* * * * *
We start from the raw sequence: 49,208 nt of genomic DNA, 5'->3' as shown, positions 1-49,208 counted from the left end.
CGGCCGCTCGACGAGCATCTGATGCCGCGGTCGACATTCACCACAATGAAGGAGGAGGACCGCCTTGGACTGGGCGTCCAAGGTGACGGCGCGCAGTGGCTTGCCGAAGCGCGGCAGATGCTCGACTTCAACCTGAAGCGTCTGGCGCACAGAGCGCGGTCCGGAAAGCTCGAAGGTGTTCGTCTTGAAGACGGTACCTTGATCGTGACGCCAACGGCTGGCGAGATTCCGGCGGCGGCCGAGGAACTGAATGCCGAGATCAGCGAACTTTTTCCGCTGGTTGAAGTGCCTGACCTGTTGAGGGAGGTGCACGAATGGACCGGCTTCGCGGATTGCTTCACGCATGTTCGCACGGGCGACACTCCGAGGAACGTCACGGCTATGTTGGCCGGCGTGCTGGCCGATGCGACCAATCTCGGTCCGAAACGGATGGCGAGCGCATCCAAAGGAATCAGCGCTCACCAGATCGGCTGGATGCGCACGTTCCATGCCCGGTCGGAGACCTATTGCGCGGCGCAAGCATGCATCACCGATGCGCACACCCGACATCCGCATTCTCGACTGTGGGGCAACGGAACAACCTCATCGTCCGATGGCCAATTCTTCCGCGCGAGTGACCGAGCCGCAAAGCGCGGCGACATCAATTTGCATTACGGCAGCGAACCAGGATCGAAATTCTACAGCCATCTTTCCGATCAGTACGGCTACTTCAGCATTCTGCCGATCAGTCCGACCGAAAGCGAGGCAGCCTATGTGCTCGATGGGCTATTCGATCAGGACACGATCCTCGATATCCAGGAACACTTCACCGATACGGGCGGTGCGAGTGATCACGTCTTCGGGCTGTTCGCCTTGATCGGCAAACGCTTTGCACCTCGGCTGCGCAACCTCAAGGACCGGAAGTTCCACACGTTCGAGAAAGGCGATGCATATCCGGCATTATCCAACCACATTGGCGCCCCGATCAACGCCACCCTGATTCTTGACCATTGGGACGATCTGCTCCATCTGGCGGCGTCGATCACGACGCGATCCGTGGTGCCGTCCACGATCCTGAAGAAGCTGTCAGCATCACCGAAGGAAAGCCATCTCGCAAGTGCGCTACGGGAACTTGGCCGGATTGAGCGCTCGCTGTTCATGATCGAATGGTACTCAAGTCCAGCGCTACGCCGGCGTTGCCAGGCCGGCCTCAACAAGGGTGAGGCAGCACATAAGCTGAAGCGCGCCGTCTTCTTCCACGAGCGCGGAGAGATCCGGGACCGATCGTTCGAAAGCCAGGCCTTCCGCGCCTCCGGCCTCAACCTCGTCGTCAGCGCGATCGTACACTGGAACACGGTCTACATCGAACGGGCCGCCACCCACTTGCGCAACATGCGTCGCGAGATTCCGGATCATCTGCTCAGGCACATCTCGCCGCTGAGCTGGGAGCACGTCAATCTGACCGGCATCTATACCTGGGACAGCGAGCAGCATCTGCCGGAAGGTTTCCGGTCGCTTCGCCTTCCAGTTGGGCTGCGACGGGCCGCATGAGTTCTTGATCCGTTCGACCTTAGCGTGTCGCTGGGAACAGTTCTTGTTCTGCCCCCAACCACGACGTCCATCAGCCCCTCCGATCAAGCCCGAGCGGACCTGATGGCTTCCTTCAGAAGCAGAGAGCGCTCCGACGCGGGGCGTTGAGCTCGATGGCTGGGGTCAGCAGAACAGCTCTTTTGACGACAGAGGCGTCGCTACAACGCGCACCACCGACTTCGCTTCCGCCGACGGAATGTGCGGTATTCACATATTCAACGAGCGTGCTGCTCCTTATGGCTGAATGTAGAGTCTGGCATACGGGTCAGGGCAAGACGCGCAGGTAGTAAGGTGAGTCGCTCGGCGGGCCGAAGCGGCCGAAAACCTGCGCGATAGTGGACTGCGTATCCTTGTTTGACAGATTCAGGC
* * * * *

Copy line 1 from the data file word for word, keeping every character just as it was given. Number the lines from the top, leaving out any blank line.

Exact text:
We start from the raw sequence: 49,208 nt of genomic DNA, 5'->3' as shown, positions 1-49,208 counted from the left end.